Prosocial Behavior Education in Children

Open access

Abstract

Introduction: It is paradoxical that more attention is currently paid to negative features in children’s and adolescents’ behavior (aggressive behavior, bullying) than to the positive ones (helping, social support). Purpose: This literature review describes how children’s sensitivity to helping other people develops and how children acquire competences in helping. Methods: The literature search was conducted in databases using keywords “child”, “prosocial development” and “prosocial behavior”. Publications (papers or monographs) published in English or Czech between 1989 and 2016 were retrieved. Conclusions: The study identified the following sources of prosocial behavior: use of fairy-tale motifs in the case of babies (e. g. the motif of good deeds) and targeted family education with the use of direct and indirect procedures. Targeted education of children in preschool was accomplished by experienced teachers. Education in providing help and social support to schoolmates (including the socalled partnership and peer teaching) at elementary school was identified as a special case.

References

  • Beaty, J. J. (1999). Prosocial Guidance for the Preschool Child. Prentice Hall.

  • Burleson, B. R., & Kunkel, A. W. (1996). The socialization of emotional support skills in childhood. In G. R. Pierce, B. R. Sarason, & I. G. Sarason (Eds.), Handbook of Social Support and the Family (pp. 105-140). New York: Plenum Press.

  • Čapek, K. (1984). Několikero motivů pohádkových. In Marsyas; Jak se co dělá. Karel Čapek, Spisy XIII (pp. 115-121). Praha: Čs. spisovatel.

  • Eisenberg, N., & Fabes, R. A. (2006). Prosocial development. In W. Damon & N. Eisenberg (Eds.), Handbook of Child Psychology. Vol. 3. Social, Emotional, and Personality Development (pp. 646-718). New York: Wiley.

  • Eisenberg, N., & Mussen, P. H. (1989). The Root of Prosocial Behavior in Children. Cambridge: Cambridge University Press.

  • Jones, D. E., Greenberg, M., & Crowley, M. (2015). Early social-emotional functioning and public health: The relationship between kindergarten social competence and future wellness. American Journal of Public Health, 105(11), 2283-2290.

  • Kasíková, H. (1997). Kooperativní učení, kooperativní škola. Praha: Portál.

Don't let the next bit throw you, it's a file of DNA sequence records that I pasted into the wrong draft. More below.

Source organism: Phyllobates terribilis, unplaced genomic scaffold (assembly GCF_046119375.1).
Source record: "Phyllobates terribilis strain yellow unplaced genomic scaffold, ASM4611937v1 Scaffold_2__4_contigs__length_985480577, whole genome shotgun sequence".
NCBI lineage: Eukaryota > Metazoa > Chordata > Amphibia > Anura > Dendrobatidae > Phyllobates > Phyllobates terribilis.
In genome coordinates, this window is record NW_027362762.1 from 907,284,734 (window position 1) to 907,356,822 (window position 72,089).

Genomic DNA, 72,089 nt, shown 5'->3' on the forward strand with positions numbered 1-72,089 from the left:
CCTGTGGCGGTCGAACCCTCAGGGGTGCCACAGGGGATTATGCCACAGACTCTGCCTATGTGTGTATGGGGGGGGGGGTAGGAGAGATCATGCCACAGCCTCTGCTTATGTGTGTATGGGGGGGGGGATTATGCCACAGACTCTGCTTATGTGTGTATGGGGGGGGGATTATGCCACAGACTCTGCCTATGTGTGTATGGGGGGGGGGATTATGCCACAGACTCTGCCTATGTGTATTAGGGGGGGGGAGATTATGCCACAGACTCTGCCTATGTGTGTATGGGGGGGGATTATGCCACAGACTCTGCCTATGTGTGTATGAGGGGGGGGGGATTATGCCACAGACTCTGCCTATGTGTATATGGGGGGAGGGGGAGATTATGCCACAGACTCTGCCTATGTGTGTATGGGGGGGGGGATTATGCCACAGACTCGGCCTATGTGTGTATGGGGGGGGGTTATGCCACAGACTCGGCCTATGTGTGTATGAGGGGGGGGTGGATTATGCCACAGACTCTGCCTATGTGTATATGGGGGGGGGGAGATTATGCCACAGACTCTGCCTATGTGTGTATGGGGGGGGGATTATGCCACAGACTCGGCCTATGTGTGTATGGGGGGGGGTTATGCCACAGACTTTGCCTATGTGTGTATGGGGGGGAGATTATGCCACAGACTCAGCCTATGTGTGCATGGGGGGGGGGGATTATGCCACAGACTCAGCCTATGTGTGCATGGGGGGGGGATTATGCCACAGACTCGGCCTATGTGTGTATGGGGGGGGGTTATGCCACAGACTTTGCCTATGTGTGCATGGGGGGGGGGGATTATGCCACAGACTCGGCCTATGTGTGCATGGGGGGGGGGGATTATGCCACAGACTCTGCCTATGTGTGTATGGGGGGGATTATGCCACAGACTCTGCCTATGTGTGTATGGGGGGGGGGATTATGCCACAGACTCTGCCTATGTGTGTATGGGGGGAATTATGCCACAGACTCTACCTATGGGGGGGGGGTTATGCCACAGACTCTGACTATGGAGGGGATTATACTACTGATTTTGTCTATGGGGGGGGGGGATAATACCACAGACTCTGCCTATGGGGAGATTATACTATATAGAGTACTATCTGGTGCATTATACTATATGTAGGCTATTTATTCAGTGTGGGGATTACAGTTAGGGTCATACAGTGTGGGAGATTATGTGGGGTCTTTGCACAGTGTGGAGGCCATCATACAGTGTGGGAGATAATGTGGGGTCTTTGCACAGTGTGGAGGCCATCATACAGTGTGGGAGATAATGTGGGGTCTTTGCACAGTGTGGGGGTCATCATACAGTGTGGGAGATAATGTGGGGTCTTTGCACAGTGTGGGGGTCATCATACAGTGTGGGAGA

• Köster, M., Schuhmacher, N., & Kärtner, J. (2015). A cultural perspective on prosocial development. Human Ethology Bulletin - Proceedings of the XXII. ISHE Conference in Belem (Brazil), 30(1), 71-82.

  • Lind, G. (1997). How Morale is Helping Behavior? Annual Meeting of the American Educational Research Association, Chicago, 1-27.

  • Mareš, J. (2005). Tradiční a netradiční podvádění ve škole. Pedagogika, 55(2), 310-335.

  • Mareš, J., Ježek, S., & Ludvíček, J. (2003). Ochota pomáhat spolužákům a žákovský pocit odpovědnosti. In J. Mareš, et al., Sociální opora u dětí a dospívajících III. (pp. 220-229). Hradec Králové: Nucleus.

  • Menting, A. T., de Castro, B. O., & Matthys, W. (2013). Effectiveness of the Incredible Years Parent Training to modify disruptive and prosocial child behavior: A metaanalytic review. Clinical Psychology Review, 33(8), 901-913.

  • Penner, L. A., Dovidio, J. F., & Piliavin, J. A. et al. (2005). Prosocial behavior: Multilevel perspectives. Annual Review of Psychology, 56, 365-392.

  • Schonert-Reichl, K. A., Smith, V., & Zaidman-Zait, A. (2012). Promoting children’s prosocial behaviors in school: Impact of the ‘‘Roots of Empathy’’ program on the social and emotional competence of school-aged children. School Mental Health, 4(1), 1-21.

  • Spivak, A. L., & Durlak, J. A. (2015). School intervention and prosocial behaviour. In Encyclopedia of Early Childhood Development. Retrieved from http://www.childencyclopedia.com/sites/default/files/textes-experts/en/4447/school-interventionand-prosocial-behaviour.pdf

  • Vrbová, J. (2013). „Co mi ve škole vadí víc: podvádění, či klamání?“ Postoje žáků k nečestnému chování ve škole v kontextu školního podvádění. Studia paedagogica, 18(2/3), 93-107.

  • Webb, M. (1987). Peer helping relationships in urban schools. ERIC Clearinghouse on Urban Education, New York. ED 289949, 1-3.

  • Webster-Stratton, C. (2001). The Incredible Years: Parents and children videotape series: A parenting course (BASIC). Seattle: Incredible Years.

  • Wentzel, K. (2015). Prosocial behaviour and schooling. In Encyclopedia of Early Childhood Development. Retrieved from: http://www.child-encyclopedia.com/prosocial-behaviour/according-experts/prosocial-behaviour-and-schooling

  • Wu, H. T., Tseng, S. F., Wu, P. L. et al. (2016). The relationship between parent-child Interactions and prosocial behavior among fifth- and sixth-grade students: Gratitude as a mediating variable. Universal Journal of Educational Research, 4(10), 2361-2373.

  • Záškodná, H., & Mlčák, Z. (2009). Osobnostní aspekty prosociálního chování a empatie. Praha: Triton.

Journal Information

Metrics

All Time Past Year Past 30 Days
Abstract Views 0 0 0
Full Text Views 160 160 117
PDF Downloads 67 67 50